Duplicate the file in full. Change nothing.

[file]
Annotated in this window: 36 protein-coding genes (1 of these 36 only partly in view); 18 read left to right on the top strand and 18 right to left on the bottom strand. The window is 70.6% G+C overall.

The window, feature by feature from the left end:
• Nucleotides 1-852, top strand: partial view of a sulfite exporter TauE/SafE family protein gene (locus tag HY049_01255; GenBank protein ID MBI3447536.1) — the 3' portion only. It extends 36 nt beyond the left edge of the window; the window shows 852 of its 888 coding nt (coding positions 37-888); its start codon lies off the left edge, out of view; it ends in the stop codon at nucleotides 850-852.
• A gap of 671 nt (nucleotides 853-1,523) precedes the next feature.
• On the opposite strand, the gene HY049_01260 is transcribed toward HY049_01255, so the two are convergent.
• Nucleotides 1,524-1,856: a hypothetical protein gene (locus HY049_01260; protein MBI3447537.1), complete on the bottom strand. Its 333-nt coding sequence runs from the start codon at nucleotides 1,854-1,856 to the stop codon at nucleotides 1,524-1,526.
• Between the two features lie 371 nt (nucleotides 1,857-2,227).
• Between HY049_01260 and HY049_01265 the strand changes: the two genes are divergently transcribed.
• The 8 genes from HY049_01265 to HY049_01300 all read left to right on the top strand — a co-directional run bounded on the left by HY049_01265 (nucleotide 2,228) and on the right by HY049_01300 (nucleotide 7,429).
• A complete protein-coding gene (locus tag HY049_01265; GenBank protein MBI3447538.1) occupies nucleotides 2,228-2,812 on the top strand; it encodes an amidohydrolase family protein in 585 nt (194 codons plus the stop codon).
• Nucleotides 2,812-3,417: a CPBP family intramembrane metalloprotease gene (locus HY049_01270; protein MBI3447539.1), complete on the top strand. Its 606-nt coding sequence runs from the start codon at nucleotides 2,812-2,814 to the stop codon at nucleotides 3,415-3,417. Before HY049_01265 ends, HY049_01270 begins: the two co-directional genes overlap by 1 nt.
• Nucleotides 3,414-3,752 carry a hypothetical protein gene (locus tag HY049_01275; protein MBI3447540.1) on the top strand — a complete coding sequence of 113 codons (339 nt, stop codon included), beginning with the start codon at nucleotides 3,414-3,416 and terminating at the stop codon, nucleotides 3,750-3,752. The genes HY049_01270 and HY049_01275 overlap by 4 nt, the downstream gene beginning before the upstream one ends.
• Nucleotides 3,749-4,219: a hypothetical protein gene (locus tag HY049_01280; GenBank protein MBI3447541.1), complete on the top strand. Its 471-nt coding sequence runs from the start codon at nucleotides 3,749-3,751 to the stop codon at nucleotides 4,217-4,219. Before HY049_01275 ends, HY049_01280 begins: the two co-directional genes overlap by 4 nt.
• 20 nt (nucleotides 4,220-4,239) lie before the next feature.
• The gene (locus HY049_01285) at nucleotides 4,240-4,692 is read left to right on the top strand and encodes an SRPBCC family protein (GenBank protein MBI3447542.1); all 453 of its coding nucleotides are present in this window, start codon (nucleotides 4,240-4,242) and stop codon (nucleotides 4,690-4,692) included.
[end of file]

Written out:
Annotated in this window: 36 protein-coding genes (1 of these 36 only partly in view); 18 read left to right on the top strand and 18 right to left on the bottom strand. The window is 70.6% G+C overall.

The window, feature by feature from the left end:
• Nucleotides 1-852, top strand: partial view of a sulfite exporter TauE/SafE family protein gene (locus tag HY049_01255; GenBank protein ID MBI3447536.1) — the 3' portion only. It extends 36 nt beyond the left edge of the window; the window shows 852 of its 888 coding nt (coding positions 37-888); its start codon lies off the left edge, out of view; it ends in the stop codon at nucleotides 850-852.
• A gap of 671 nt (nucleotides 853-1,523) precedes the next feature.
• On the opposite strand, the gene HY049_01260 is transcribed toward HY049_01255, so the two are convergent.
• Nucleotides 1,524-1,856: a hypothetical protein gene (locus HY049_01260; protein MBI3447537.1), complete on the bottom strand. Its 333-nt coding sequence runs from the start codon at nucleotides 1,854-1,856 to the stop codon at nucleotides 1,524-1,526.
• Between the two features lie 371 nt (nucleotides 1,857-2,227).
• Between HY049_01260 and HY049_01265 the strand changes: the two genes are divergently transcribed.
• The 8 genes from HY049_01265 to HY049_01300 all read left to right on the top strand — a co-directional run bounded on the left by HY049_01265 (nucleotide 2,228) and on the right by HY049_01300 (nucleotide 7,429).
• A complete protein-coding gene (locus tag HY049_01265; GenBank protein MBI3447538.1) occupies nucleotides 2,228-2,812 on the top strand; it encodes an amidohydrolase family protein in 585 nt (194 codons plus the stop codon).
• Nucleotides 2,812-3,417: a CPBP family intramembrane metalloprotease gene (locus HY049_01270; protein MBI3447539.1), complete on the top strand. Its 606-nt coding sequence runs from the start codon at nucleotides 2,812-2,814 to the stop codon at nucleotides 3,415-3,417. Before HY049_01265 ends, HY049_01270 begins: the two co-directional genes overlap by 1 nt.
• Nucleotides 3,414-3,752 carry a hypothetical protein gene (locus tag HY049_01275; protein MBI3447540.1) on the top strand — a complete coding sequence of 113 codons (339 nt, stop codon included), beginning with the start codon at nucleotides 3,414-3,416 and terminating at the stop codon, nucleotides 3,750-3,752. The genes HY049_01270 and HY049_01275 overlap by 4 nt, the downstream gene beginning before the upstream one ends.
• Nucleotides 3,749-4,219: a hypothetical protein gene (locus tag HY049_01280; GenBank protein MBI3447541.1), complete on the top strand. Its 471-nt coding sequence runs from the start codon at nucleotides 3,749-3,751 to the stop codon at nucleotides 4,217-4,219. Before HY049_01275 ends, HY049_01280 begins: the two co-directional genes overlap by 4 nt.
• 20 nt (nucleotides 4,220-4,239) lie before the next feature.
• The gene (locus HY049_01285) at nucleotides 4,240-4,692 is read left to right on the top strand and encodes an SRPBCC family protein (GenBank protein MBI3447542.1); all 453 of its coding nucleotides are present in this window, start codon (nucleotides 4,240-4,242) and stop codon (nucleotides 4,690-4,692) included.